Names Searched Right Now:

Category: botanical names

Easter Names: From Acacia to Pascal

easter1

It’s time again for our annual Easter basketful of names—those that relate directly to the holiday and relevant biblical personages, Easter nature names and names that suggest rebirth.

NAMES OF THE HOLIDAY

Easter – Less common than Christmas but definitely a holiday name that works in its plain English version.

Parasha – A Russian girls’ name that means “born on Good Friday.”

Pascal etc. – There are many attractive versions of this name. The French Pascal, for boys, and Pascale for girls is especially appealing. The Spanish versions are Pascual and Pascuala; Italian is Pasquale.

Pascoe – English twist (Cornish, technically) on the Easter name popular in medieval times. Pasco is another spelling.

Sunday This day name somehow seems best related to the Easter holiday and season.

NAMES OF EASTER PERSONAGES

James, John and Peter – Prayed in the garden with Jesus (but fell asleep)

Joanna – Lesser known Biblical personage who was one of the women at Jesus’ tomb.

Joseph of Arimathea – According to the Bible, wrapped the body of Jesus in a clean shroud and placed it in his own tomb.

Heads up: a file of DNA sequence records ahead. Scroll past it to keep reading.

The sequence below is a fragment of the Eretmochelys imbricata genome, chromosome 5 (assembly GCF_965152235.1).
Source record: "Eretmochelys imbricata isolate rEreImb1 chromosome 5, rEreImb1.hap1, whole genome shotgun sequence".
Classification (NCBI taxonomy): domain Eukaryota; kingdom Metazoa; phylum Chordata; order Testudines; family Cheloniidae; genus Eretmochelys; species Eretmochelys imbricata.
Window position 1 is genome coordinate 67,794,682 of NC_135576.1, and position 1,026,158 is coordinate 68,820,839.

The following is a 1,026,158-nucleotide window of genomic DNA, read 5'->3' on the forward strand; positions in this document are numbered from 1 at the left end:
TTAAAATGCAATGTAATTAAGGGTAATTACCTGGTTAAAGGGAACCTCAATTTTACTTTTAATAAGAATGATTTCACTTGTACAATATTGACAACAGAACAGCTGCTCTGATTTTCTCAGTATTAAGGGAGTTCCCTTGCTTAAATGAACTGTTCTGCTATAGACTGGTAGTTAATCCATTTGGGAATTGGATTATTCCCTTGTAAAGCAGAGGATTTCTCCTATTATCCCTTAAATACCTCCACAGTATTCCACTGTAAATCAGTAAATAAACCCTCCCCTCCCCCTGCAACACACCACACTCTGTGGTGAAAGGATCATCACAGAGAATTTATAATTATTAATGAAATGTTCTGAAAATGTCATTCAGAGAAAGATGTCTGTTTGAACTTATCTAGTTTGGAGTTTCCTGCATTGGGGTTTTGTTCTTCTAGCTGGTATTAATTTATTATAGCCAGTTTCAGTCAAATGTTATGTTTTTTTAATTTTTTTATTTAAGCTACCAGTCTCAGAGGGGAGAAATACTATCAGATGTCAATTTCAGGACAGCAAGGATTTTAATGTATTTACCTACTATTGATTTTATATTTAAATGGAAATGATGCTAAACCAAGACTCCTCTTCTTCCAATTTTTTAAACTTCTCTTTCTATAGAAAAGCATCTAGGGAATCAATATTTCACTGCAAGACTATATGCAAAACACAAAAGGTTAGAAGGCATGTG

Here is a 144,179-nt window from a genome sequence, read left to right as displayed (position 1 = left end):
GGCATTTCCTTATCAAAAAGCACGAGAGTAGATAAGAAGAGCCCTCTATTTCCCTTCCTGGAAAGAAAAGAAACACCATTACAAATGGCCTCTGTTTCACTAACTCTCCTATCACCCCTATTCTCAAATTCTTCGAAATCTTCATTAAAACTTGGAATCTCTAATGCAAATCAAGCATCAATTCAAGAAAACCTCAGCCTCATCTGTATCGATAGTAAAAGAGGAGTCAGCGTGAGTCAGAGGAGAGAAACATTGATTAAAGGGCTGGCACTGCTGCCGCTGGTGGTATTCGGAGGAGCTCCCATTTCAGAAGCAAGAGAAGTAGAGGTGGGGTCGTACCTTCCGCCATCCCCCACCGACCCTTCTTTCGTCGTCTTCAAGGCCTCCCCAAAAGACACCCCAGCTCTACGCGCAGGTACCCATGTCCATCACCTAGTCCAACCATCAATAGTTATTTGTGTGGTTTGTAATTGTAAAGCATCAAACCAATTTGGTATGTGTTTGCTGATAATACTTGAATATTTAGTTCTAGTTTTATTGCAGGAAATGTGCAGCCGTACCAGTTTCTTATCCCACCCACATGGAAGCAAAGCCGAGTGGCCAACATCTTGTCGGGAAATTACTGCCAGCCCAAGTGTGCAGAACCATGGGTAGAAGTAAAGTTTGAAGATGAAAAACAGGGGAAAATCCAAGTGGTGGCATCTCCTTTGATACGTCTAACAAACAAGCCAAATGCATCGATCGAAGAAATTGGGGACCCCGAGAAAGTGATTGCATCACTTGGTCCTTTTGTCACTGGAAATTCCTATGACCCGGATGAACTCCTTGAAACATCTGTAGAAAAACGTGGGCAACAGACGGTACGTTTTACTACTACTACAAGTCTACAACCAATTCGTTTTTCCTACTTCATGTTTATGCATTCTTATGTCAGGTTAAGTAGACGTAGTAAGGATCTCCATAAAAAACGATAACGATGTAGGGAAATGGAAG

Mary Magdalene – The prime female figure in the Easter story, she witnessed the crucifixion, accompanied the body to the tomb, and later with the other women discovered the Resurrection. A saint, she is a symbol of penitence. Her name means “from Magdala.”

Read More

nature1

Today’s Question of the Week is another two-parter:  How do you feel about nature names in general and what are your particular favorites?

This subject obviously covers a broad field, encompassing botanical and zoological names, water and weather, earth and sky. Is there one that particularly conjures up for you a special  beachy or prairie landscape, a favorite flower or bird?

Many names provided by Mother Nature have become so widespread and accepted as people names  that they’ve moved a step away from their direct association with their origins–Lily, say, or Laurel or Willow, so that perhaps  most flower names might be exempt from the discussion.  Unless maybe there’s a line to be drawn between Rose and Primrose,  Daffodil and Daisy?

Then there are those green names that still retain the groovy-hazy-Hippie-Flower-Child aura of the sixties (eg Sunshine, Rainbow), which they’ve never quite managed to shake off and which might make them offputting to some.

So where do you stand?  Do you like nature names as a genre?  Just flower names?

What is you favorite nature name?

Would/did you use one for your child?

Read More